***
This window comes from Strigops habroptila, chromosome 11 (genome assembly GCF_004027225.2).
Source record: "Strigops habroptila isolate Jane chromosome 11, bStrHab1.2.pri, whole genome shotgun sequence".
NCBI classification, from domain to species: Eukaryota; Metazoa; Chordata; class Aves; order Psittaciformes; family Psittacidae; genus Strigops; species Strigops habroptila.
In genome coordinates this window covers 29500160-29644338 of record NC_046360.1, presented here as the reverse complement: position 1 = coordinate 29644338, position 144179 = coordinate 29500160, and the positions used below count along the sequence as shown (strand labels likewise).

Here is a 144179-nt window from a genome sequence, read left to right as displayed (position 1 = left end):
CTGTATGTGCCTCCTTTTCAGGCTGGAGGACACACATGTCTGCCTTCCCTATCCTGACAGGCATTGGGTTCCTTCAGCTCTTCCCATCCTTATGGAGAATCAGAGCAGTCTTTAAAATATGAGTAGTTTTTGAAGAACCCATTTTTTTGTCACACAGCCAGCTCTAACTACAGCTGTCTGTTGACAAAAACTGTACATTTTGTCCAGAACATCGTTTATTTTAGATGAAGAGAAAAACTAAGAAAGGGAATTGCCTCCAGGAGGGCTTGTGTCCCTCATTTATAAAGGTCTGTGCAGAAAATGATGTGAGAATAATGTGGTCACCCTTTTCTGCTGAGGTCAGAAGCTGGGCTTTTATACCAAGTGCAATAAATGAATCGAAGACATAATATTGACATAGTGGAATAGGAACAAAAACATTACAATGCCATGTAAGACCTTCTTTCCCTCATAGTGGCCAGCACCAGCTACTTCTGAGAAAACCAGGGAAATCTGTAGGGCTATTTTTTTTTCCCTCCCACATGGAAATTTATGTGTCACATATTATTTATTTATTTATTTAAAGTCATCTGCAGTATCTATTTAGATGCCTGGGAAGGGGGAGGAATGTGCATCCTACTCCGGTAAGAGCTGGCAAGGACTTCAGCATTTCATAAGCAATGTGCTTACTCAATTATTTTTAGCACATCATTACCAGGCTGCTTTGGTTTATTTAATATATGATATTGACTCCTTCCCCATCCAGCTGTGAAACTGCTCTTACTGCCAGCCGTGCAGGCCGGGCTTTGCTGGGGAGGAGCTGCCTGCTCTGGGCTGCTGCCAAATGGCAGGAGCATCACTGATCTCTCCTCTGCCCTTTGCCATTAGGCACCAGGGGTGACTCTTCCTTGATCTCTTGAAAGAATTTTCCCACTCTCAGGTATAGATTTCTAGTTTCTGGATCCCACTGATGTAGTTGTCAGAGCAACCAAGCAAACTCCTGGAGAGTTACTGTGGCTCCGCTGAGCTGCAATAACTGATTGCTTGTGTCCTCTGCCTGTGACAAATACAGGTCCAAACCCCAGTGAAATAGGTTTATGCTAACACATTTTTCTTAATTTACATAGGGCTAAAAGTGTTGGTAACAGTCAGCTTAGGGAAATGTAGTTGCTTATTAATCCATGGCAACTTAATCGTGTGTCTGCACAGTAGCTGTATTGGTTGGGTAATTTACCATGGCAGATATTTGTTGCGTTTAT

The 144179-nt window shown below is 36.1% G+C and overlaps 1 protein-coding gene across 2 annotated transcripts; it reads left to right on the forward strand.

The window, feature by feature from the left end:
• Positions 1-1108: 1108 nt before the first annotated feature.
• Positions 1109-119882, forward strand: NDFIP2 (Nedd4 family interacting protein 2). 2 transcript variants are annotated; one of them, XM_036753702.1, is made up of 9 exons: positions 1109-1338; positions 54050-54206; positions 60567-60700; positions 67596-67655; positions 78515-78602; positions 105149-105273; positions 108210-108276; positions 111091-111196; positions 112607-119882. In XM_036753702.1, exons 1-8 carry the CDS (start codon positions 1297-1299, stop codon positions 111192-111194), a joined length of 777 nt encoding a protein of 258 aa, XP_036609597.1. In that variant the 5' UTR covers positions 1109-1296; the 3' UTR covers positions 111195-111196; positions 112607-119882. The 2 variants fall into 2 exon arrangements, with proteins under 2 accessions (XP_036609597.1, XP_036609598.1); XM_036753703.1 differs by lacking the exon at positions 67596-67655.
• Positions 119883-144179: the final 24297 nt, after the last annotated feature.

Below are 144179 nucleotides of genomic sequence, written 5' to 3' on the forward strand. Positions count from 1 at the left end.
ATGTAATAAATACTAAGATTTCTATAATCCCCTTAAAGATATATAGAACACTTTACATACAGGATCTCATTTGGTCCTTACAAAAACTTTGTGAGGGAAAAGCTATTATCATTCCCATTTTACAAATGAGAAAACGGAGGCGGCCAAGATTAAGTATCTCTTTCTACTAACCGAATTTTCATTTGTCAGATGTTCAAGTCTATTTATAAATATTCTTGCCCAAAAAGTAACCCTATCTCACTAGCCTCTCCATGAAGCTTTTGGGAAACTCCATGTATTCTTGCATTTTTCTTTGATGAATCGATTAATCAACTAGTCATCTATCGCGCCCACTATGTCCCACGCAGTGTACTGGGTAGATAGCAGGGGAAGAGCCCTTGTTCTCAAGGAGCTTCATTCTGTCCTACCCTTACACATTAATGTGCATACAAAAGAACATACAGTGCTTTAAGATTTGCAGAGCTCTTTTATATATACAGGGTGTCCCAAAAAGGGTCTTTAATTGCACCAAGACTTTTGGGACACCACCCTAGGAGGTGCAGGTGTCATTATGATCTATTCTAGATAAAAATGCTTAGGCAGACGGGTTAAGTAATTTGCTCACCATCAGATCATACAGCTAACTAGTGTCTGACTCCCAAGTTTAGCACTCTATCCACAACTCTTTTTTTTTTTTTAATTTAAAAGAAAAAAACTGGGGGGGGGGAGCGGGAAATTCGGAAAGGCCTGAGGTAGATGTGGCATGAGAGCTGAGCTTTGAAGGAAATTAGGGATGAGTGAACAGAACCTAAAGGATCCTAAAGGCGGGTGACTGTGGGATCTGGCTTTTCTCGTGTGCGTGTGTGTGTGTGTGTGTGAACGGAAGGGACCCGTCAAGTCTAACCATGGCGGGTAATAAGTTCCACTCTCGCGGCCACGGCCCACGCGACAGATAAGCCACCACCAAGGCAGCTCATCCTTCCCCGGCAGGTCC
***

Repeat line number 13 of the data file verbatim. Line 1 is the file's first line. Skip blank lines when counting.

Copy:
ATGTAATAAATACTAAGATTTCTATAATCCCCTTAAAGATATATAGAACACTTTACATACAGGATCTCATTTGGTCCTTACAAAAACTTTGTGAGGGAAAAGCTATTATCATTCCCATTTTACAAATGAGAAAACGGAGGCGGCCAAGATTAAGTATCTCTTTCTACTAACCGAATTTTCATTTGTCAGATGTTCAAGTCTATTTATAAATATTCTTGCCCAAAAAGTAACCCTATCTCACTAGCCTCTCCATGAAGCTTTTGGGAAACTCCATGTATTCTTGCATTTTTCTTTGATGAATCGATTAATCAACTAGTCATCTATCGCGCCCACTATGTCCCACGCAGTGTACTGGGTAGATAGCAGGGGAAGAGCCCTTGTTCTCAAGGAGCTTCATTCTGTCCTACCCTTACACATTAATGTGCATACAAAAGAACATACAGTGCTTTAAGATTTGCAGAGCTCTTTTATATATACAGGGTGTCCCAAAAAGGGTCTTTAATTGCACCAAGACTTTTGGGACACCACCCTAGGAGGTGCAGGTGTCATTATGATCTATTCTAGATAAAAATGCTTAGGCAGACGGGTTAAGTAATTTGCTCACCATCAGATCATACAGCTAACTAGTGTCTGACTCCCAAGTTTAGCACTCTATCCACAACTCTTTTTTTTTTTTTAATTTAAAAGAAAAAAACTGGGGGGGGGGAGCGGGAAATTCGGAAAGGCCTGAGGTAGATGTGGCATGAGAGCTGAGCTTTGAAGGAAATTAGGGATGAGTGAACAGAACCTAAAGGATCCTAAAGGCGGGTGACTGTGGGATCTGGCTTTTCTCGTGTGCGTGTGTGTGTGTGTGTGTGAACGGAAGGGACCCGTCAAGTCTAACCATGGCGGGTAATAAGTTCCACTCTCGCGGCCACGGCCCACGCGACAGATAAGCCACCACCAAGGCAGCTCATCCTTCCCCGGCAGGTCC